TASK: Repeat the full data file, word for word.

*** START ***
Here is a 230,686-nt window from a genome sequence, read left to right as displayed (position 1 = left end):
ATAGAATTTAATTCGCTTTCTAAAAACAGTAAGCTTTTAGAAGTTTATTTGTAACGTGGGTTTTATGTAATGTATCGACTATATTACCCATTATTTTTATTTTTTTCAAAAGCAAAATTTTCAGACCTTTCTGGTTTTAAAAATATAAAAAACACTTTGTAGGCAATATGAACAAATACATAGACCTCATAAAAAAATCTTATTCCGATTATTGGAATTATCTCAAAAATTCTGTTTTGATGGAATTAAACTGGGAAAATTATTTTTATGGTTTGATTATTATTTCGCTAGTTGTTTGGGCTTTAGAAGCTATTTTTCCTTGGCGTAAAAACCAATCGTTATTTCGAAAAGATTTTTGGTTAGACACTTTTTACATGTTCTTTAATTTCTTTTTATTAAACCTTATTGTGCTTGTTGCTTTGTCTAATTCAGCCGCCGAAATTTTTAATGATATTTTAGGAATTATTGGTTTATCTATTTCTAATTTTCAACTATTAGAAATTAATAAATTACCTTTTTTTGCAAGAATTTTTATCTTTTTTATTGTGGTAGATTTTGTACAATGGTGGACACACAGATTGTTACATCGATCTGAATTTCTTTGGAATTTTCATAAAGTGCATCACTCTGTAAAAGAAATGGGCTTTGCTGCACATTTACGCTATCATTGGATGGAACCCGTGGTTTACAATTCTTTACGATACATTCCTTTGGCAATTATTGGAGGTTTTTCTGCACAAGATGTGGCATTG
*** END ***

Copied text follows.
Here is a 230,686-nt window from a genome sequence, read left to right as displayed (position 1 = left end):
ATAGAATTTAATTCGCTTTCTAAAAACAGTAAGCTTTTAGAAGTTTATTTGTAACGTGGGTTTTATGTAATGTATCGACTATATTACCCATTATTTTTATTTTTTTCAAAAGCAAAATTTTCAGACCTTTCTGGTTTTAAAAATATAAAAAACACTTTGTAGGCAATATGAACAAATACATAGACCTCATAAAAAAATCTTATTCCGATTATTGGAATTATCTCAAAAATTCTGTTTTGATGGAATTAAACTGGGAAAATTATTTTTATGGTTTGATTATTATTTCGCTAGTTGTTTGGGCTTTAGAAGCTATTTTTCCTTGGCGTAAAAACCAATCGTTATTTCGAAAAGATTTTTGGTTAGACACTTTTTACATGTTCTTTAATTTCTTTTTATTAAACCTTATTGTGCTTGTTGCTTTGTCTAATTCAGCCGCCGAAATTTTTAATGATATTTTAGGAATTATTGGTTTATCTATTTCTAATTTTCAACTATTAGAAATTAATAAATTACCTTTTTTTGCAAGAATTTTTATCTTTTTTATTGTGGTAGATTTTGTACAATGGTGGACACACAGATTGTTACATCGATCTGAATTTCTTTGGAATTTTCATAAAGTGCATCACTCTGTAAAAGAAATGGGCTTTGCTGCACATTTACGCTATCATTGGATGGAACCCGTGGTTTACAATTCTTTACGATACATTCCTTTGGCAATTATTGGAGGTTTTTCTGCACAAGATGTGGCATTG